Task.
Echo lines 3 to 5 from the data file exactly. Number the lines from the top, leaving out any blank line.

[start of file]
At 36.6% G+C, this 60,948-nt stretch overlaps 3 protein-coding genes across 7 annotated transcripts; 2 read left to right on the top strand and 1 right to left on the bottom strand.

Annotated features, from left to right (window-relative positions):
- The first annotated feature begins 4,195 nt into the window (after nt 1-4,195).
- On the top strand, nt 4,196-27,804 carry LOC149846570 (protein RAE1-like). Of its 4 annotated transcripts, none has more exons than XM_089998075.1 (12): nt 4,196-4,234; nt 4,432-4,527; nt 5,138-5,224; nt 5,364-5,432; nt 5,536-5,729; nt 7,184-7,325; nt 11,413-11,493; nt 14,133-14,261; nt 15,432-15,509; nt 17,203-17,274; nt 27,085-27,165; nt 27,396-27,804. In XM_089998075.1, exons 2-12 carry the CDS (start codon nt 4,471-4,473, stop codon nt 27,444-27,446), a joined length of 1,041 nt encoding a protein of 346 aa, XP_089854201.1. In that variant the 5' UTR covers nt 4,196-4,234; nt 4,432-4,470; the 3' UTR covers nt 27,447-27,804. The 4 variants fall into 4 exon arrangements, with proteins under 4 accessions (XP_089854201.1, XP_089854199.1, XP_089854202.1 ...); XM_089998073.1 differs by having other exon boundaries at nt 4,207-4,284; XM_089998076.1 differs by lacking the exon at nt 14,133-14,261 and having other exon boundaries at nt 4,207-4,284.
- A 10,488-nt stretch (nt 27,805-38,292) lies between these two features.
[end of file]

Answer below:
- The first annotated feature begins 4,195 nt into the window (after nt 1-4,195).
- On the top strand, nt 4,196-27,804 carry LOC149846570 (protein RAE1-like). Of its 4 annotated transcripts, none has more exons than XM_089998075.1 (12): nt 4,196-4,234; nt 4,432-4,527; nt 5,138-5,224; nt 5,364-5,432; nt 5,536-5,729; nt 7,184-7,325; nt 11,413-11,493; nt 14,133-14,261; nt 15,432-15,509; nt 17,203-17,274; nt 27,085-27,165; nt 27,396-27,804. In XM_089998075.1, exons 2-12 carry the CDS (start codon nt 4,471-4,473, stop codon nt 27,444-27,446), a joined length of 1,041 nt encoding a protein of 346 aa, XP_089854201.1. In that variant the 5' UTR covers nt 4,196-4,234; nt 4,432-4,470; the 3' UTR covers nt 27,447-27,804. The 4 variants fall into 4 exon arrangements, with proteins under 4 accessions (XP_089854201.1, XP_089854199.1, XP_089854202.1 ...); XM_089998073.1 differs by having other exon boundaries at nt 4,207-4,284; XM_089998076.1 differs by lacking the exon at nt 14,133-14,261 and having other exon boundaries at nt 4,207-4,284.
- A 10,488-nt stretch (nt 27,805-38,292) lies between these two features.